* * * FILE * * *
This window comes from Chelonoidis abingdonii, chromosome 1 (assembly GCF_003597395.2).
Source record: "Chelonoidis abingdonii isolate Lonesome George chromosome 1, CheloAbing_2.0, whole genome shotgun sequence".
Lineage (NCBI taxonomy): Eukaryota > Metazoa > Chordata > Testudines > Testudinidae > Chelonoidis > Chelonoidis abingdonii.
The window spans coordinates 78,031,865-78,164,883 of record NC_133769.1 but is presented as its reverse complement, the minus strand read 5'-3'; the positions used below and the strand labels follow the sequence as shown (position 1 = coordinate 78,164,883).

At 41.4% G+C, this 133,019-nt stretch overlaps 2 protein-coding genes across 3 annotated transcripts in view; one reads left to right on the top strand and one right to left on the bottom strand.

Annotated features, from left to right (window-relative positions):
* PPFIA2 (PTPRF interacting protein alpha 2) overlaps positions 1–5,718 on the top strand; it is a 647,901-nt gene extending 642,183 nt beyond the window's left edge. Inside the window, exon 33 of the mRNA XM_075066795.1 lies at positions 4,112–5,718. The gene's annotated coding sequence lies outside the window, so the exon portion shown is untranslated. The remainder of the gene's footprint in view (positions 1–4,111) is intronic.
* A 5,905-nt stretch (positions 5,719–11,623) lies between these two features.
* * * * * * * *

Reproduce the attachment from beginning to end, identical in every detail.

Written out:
This window comes from Chelonoidis abingdonii, chromosome 1 (assembly GCF_003597395.2).
Source record: "Chelonoidis abingdonii isolate Lonesome George chromosome 1, CheloAbing_2.0, whole genome shotgun sequence".
Lineage (NCBI taxonomy): Eukaryota > Metazoa > Chordata > Testudines > Testudinidae > Chelonoidis > Chelonoidis abingdonii.
The window spans coordinates 78,031,865-78,164,883 of record NC_133769.1 but is presented as its reverse complement, the minus strand read 5'-3'; the positions used below and the strand labels follow the sequence as shown (position 1 = coordinate 78,164,883).

At 41.4% G+C, this 133,019-nt stretch overlaps 2 protein-coding genes across 3 annotated transcripts in view; one reads left to right on the top strand and one right to left on the bottom strand.

Annotated features, from left to right (window-relative positions):
* PPFIA2 (PTPRF interacting protein alpha 2) overlaps positions 1–5,718 on the top strand; it is a 647,901-nt gene extending 642,183 nt beyond the window's left edge. Inside the window, exon 33 of the mRNA XM_075066795.1 lies at positions 4,112–5,718. The gene's annotated coding sequence lies outside the window, so the exon portion shown is untranslated. The remainder of the gene's footprint in view (positions 1–4,111) is intronic.
* A 5,905-nt stretch (positions 5,719–11,623) lies between these two features.